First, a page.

So I urge the G8 nations to discuss Burma immediately, and to begin to work on Russia within this forum, where 7 versus 1 makes for better convincing than 3 versus 2 in the UN Security Council. Aung San Suu Kyi and her suffering people deserve the attention of the world, and the clock is ticking away.
What have Chernobyl children got to do with the sex trade?
by Patricia Daniel at the G8
This is one of those depressing stories that the G8 leaders ought to be considering, especially, in this case, Germany and Russia. This is where trade liberalisation intersects with man-made environmental damage at the crossroads of woman as the ultimate commodity.
I attended a workshop organised by Terre des Femmes on the links between free trade and the so-called sex trade (I think the term sanitises the activity). I learned a few statistics: 400,000 prostitutes in Germany, 35% of them trafficked. More than one million German men go to prostitutes daily. Migrant women are more popular. For German prostitutes, the stigma means they can’t talk about their work and so can’t get support and get out of it. For migrant women, the choices are even more limited. Terre des Femmes campaigns on their behalf and also runs an awareness campaign for men (the clients).
But what have Chernobyl children got to do with the sex trade? An inspiring woman from the University of Minsk in Belarus, Dr Irina Gruschewaja, explained. The eastern part of Belarus, which borders on Russia, was contaminated 21 years ago by the Chernobyl disaster. 250,000 children were sent away to be cared for in seven different countries, including Germany, in order to provide a safe environment where they could grow up until the area at home was considered clear.
That benevolence has been turned around. From the end of the 1990s, a lot of those children, now beautiful young women, are being trafficked to Germany as prostitutes. Why does it happen? There’s no work at home. Even if young women get work, they’re earning only 55% of what men earn – and that’s not a lot. Prices of basic food like bread and milk are high in a ratio to wages. In the countryside you’d be lucky to earn 100 euros, compared to 3500 euros in Germany.
Then come nice smart German men with a smile and an offer you can’t refuse.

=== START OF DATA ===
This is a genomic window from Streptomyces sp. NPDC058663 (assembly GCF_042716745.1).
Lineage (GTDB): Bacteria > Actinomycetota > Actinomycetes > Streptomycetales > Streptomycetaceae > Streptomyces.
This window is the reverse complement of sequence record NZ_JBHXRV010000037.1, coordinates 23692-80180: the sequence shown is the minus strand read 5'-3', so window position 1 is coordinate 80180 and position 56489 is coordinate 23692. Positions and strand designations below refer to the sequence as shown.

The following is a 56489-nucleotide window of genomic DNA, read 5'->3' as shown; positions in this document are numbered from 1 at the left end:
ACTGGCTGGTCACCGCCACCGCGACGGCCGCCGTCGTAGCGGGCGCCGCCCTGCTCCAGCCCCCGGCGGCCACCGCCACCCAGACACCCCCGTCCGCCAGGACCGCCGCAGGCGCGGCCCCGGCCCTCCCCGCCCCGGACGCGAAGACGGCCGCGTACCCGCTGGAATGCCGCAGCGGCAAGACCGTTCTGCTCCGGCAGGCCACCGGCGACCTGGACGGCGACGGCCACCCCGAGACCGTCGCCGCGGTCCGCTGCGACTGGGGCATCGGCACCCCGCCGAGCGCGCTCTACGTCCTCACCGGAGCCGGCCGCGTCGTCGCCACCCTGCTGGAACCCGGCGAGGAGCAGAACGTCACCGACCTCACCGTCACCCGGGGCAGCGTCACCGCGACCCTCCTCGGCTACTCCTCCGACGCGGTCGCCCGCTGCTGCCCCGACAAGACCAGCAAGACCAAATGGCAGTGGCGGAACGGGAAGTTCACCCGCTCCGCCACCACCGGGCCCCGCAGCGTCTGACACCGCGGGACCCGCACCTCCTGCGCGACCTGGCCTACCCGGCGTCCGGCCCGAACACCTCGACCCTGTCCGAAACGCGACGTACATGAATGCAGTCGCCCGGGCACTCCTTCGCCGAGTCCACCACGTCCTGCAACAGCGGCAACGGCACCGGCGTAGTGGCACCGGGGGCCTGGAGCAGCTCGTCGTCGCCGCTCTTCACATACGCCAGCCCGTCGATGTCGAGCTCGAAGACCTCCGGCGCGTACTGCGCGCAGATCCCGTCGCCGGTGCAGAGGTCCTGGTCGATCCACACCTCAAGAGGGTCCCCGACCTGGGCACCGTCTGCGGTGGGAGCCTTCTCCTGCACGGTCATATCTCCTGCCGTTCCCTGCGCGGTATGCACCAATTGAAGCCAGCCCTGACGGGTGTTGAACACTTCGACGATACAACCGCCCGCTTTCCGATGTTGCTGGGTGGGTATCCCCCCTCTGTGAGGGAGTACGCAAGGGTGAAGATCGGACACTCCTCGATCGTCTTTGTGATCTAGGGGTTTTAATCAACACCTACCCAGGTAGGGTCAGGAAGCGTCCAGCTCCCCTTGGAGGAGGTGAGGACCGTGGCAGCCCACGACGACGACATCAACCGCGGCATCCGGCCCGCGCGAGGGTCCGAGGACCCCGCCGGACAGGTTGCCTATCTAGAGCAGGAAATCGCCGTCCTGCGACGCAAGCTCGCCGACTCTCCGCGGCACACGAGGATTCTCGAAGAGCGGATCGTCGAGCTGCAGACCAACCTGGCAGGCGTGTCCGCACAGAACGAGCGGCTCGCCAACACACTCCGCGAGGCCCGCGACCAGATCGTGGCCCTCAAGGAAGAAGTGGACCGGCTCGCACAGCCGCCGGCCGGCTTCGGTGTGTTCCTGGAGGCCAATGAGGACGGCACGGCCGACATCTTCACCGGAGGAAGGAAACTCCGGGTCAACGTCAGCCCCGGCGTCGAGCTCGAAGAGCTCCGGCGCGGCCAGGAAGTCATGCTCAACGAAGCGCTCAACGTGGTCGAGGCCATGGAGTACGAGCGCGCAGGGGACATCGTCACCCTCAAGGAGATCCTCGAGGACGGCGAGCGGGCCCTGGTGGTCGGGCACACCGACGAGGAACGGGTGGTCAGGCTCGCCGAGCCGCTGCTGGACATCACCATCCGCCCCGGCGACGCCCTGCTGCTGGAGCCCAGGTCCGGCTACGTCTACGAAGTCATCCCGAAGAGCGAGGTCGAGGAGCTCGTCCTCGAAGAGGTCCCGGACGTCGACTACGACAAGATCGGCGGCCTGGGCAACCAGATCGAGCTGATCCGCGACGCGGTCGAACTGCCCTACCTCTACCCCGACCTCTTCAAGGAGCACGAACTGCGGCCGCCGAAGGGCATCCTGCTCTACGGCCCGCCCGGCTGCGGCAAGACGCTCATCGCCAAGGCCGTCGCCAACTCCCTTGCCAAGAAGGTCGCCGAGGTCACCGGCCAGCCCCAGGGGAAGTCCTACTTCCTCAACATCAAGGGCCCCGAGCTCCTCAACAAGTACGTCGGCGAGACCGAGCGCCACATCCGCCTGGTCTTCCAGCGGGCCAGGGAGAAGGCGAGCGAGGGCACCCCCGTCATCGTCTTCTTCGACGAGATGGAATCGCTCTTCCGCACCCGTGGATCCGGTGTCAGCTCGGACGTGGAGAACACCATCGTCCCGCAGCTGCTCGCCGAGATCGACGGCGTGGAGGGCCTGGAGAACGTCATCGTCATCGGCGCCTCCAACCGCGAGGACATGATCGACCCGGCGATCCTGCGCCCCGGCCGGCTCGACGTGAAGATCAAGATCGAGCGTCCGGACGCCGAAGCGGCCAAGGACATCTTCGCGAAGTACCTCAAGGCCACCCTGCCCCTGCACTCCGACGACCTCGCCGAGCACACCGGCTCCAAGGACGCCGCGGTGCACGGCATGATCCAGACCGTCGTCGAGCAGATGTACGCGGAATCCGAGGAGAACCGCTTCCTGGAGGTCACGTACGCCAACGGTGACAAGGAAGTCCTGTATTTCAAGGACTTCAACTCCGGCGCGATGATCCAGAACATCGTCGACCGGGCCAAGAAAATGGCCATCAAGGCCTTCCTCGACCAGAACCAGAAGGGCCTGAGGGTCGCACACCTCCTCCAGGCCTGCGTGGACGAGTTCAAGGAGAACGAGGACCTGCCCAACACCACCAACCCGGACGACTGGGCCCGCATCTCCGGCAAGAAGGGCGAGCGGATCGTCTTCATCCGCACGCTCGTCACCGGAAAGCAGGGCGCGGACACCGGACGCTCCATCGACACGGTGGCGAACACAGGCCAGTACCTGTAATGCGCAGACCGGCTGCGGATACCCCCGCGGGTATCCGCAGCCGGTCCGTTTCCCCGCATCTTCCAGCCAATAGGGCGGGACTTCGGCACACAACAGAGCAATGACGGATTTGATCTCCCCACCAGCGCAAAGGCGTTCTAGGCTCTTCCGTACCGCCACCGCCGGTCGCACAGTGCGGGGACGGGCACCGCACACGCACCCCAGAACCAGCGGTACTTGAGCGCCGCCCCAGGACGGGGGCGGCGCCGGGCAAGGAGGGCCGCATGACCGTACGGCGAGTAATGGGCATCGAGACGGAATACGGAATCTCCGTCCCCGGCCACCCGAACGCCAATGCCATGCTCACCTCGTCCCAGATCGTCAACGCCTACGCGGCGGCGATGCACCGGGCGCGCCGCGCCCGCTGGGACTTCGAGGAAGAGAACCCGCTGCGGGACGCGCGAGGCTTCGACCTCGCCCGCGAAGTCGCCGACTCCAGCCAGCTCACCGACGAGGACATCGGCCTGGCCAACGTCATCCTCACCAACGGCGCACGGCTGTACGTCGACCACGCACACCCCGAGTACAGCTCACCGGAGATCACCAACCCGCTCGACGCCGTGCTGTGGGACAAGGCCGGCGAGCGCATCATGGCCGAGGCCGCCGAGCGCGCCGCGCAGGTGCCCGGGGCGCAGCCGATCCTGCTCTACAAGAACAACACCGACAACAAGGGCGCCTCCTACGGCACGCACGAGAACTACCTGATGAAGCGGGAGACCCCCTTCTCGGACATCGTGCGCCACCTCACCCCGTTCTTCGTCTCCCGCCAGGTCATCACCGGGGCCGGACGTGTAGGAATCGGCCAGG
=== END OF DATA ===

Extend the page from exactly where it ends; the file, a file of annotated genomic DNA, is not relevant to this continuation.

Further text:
“How should these girls be suspicious?” asks Irina. “They’ve lived in Germany as children. They were treated with affection and care. Everyone was friendly to them. They still expect the same – and this expectation is being abused.”
Coercion is defined by European law as “abuse of a position of vulnerability; abuse of authority; labour bondage; theft, isolation, deception; illegal holding of money or documents.” It doesn’t have to be use of direct force.
“We don’t want to tell our girls, don’t go to the west,” says Irina. “We know the work – and the money – is there. There’s no chance for them here, even to get work in the city. But we still haven’t developed a situation where a woman is free to make her own decisions and to seek out real prospects for herself.”
Since the Belarus government tightened up controls two years ago, young people have not been able to travel to the west, even to a conference or on holiday. But the border is open with Russia – so that’s where Belarus girls are being trafficked to now.
Irina, who has been running the Malinowka Advice Centre outside Minsk for eight years, still has a good word for some aspects of globalisation:
“If it wasn’t for globalisation we wouldn’t have the network with Terre des Femmes that raises money to help with education and awareness-raising for our girls and young women. In addition, I’ve had the chance to come to the alternative summit! And it’s great to be here with other women. I need their moral support in order to continue our work.”